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Composting Toilet: Clean Enough for Environment Agency?

By: James Murray-White - Updated: 17 Feb 2019 | comments*Discuss
 
Composting Toilet: Clean Enough For Environment Agency?

Q.

I would like to build my own composting toilet to save on waste going into my septic tank. We are in a groundwater protection zone - SPZ2 so the Environment Agency wouldn't be impressed if we allowed anything nasty out.

If we made a DIY toilet with a seat and bucket what would you put in the bucket to allow the compost process to happen and would the resulting compost be clean enough for the EA?

(S.D, 2 April 2009)

A.

Great! You should be commended for considering installing or creating your own composting toilet. Amongst the many reasons for their benefits to the environment are that they reduce domestic water use, cut down on chemicals and pollutants going into the septic system and then eventually the ground water, and finally demonstrate that human waste actually does have a benefit, and can be reused, rather than just casually flushed away, out of site, out of mind.

Recent developments in agriculture show that human urine can easily be used as fertiliser, saving money in researching and developing chemical options, and being so much better for the plants and soil - and ultimately us, the food or plant consumer! It is a joyful and natural process to either pee directly onto a home compost system, or to store it to pour into the rotting vegetable matter: the acids and enzymes in urine break down living organic matter quickly.

You are right however that the Environment Agency wouldn't be happy if anything from a homemade system got into the groundwater system - some breakdown and decomposition process of human waste needs to happen safely to destroy any bugs, parasites or potentially damaging viruses that can pass through our bodies.

Most of the written material I have read about this process recommend separating dry and wet waste within the home composting toilet. This might involve 2 toilets, or 2 collection buckets, or separating the toilet seat into 2. What goes into the buckets and how they are stored needs to be researched thoroughly, as different experts recommend different systems. Certainly for issues of smell, most home compost toilet users buy bags of sawdust, and throw this in after use. This also helps stick to the waste, much like cat litter has been developed. Other home compost toilet users collect local wood shavings, or shredded paper, leaves....something like this which maintain some decorum in the bucket!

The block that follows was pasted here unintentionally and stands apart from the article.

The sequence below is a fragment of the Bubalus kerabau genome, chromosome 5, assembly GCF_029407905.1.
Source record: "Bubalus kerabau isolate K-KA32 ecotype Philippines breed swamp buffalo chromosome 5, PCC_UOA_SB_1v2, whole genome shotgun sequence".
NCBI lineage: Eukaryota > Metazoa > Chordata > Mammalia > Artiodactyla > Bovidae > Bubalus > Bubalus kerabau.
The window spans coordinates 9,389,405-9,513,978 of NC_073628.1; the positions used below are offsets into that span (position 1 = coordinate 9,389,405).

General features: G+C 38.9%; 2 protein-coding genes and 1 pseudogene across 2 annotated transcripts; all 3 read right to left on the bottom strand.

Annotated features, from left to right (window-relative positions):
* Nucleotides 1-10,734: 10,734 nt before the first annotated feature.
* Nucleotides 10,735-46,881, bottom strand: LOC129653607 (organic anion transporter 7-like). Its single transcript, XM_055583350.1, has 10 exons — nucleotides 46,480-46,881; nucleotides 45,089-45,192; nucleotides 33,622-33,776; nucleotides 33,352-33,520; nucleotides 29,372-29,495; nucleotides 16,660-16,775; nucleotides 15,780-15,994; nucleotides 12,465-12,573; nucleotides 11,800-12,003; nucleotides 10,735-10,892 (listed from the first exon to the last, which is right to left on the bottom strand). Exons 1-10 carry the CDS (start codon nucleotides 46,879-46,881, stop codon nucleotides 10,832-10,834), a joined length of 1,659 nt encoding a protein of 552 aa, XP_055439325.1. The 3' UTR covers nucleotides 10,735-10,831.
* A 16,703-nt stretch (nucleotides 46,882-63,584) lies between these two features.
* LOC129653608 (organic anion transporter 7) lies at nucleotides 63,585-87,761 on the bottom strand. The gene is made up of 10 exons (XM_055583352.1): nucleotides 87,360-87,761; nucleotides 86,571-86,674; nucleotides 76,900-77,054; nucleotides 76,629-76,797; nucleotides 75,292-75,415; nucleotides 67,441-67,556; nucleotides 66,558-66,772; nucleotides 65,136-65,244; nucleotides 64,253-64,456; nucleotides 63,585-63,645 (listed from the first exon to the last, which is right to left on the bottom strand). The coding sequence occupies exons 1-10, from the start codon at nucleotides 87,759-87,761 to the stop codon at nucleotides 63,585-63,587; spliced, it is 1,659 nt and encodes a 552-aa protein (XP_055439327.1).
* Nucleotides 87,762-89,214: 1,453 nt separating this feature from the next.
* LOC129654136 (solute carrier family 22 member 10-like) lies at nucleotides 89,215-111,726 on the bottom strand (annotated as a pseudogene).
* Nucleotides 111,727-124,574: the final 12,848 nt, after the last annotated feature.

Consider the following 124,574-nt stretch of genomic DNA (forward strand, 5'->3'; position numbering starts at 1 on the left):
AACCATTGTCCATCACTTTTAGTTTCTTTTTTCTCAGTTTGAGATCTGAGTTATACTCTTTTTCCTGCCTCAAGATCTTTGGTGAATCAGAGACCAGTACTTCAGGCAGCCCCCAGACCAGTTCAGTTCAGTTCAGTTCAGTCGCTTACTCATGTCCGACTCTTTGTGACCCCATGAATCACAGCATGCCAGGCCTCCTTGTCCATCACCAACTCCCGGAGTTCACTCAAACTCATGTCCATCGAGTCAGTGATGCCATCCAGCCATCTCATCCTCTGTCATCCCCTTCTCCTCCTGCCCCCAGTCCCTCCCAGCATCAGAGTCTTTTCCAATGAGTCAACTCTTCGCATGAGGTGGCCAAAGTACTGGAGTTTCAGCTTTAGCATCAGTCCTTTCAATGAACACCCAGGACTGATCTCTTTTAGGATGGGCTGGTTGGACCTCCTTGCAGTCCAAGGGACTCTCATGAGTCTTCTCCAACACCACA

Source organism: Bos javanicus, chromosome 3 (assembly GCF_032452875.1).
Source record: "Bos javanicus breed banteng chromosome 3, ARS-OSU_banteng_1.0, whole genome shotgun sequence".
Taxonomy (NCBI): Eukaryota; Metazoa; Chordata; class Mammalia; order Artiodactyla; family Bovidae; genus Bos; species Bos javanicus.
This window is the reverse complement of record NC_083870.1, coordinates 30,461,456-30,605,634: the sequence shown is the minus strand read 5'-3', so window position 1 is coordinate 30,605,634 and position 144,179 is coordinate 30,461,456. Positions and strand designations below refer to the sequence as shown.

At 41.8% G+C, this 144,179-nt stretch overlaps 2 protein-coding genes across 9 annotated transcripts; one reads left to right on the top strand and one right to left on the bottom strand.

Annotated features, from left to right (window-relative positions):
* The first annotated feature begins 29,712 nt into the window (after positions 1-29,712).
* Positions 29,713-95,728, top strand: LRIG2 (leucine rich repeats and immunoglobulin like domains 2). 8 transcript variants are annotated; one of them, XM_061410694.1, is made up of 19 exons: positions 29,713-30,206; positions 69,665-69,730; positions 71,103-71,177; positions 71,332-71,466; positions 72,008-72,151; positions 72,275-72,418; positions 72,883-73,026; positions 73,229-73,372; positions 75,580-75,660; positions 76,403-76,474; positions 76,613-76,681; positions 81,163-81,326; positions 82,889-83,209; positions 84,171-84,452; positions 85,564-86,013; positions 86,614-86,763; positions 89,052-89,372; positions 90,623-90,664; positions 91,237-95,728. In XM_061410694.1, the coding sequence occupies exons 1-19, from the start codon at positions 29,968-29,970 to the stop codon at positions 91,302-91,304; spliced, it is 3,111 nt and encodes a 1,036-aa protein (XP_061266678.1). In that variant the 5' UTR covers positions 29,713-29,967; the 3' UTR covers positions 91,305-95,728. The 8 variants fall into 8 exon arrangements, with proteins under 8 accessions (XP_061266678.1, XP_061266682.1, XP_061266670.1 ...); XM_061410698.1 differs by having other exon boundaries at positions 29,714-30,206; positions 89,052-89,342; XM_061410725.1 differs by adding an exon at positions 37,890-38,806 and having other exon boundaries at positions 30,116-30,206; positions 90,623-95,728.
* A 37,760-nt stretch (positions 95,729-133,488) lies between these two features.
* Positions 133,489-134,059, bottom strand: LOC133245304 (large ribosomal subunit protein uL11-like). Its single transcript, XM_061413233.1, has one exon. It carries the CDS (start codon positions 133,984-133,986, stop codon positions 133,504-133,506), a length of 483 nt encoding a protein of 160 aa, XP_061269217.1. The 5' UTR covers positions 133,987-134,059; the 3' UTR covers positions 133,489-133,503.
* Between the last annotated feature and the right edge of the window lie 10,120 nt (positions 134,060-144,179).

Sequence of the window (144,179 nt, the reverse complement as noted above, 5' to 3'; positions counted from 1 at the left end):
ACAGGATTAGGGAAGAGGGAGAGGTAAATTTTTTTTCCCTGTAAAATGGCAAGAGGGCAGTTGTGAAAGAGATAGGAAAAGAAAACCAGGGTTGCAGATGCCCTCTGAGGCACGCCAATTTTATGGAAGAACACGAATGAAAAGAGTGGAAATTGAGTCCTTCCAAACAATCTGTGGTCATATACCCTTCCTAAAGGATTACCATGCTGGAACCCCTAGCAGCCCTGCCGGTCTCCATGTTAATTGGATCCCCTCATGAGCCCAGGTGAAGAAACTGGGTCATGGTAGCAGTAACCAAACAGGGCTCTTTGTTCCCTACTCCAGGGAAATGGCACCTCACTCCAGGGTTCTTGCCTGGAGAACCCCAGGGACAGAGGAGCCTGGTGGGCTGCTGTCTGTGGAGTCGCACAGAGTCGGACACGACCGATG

I would recommend thorough research through finding books at your local library, and visit any local ecological and environmental education centre, which may well have a home composting toilet system in operation. Ask around - you never know which friends or family may have one, and be very happy to talk you through the process, and particularly if they mention any pros or cons about their system. It is far better with a subject like this to talk to those who have built one, and see the system in operation. Good luck, and congratulations again for choosing to use this more natural system!

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Hello, My wife and I have been using a compost toilet for the last 2 years. It is simple, elegant, low maintenance and produces wonderful compost. I recommend the book 'Humanure' as a bible on this matter. We simple add non-kiln dried sawdust after each usage. We built a simple wooden box with a bucket and toilet seat. Your compost heap will contain your humanure waste from the toilet (with all the sawdust you will have been adding) your food scraps and also leaves, grass etc to make sure each new deposit on the compost heap is completely covered. If it is well managed no one will have any idea that you are doing this, it doesn't smell! Create a 2 chamber compost bin so you can fill up one for a year, then leave it, use the other and then empty the first one a year later. We have just been potting out seedlings with our humanure compost, a true closed loop system.
Oneshitatatime - 17-Feb-19 @ 6:44 PM
I'm aware of a big old chapel sat empty for 5 years because there's no room for a septic tank onsite. There's only a few feet of curtilage round the building and owners of neighbouring fields won't cooperate. Is there a decent, safe, eco-friendly alternative strategy to deal with grey water and sewage within the bounds of such a place? Thank you!
z - 23-Oct-18 @ 12:05 AM
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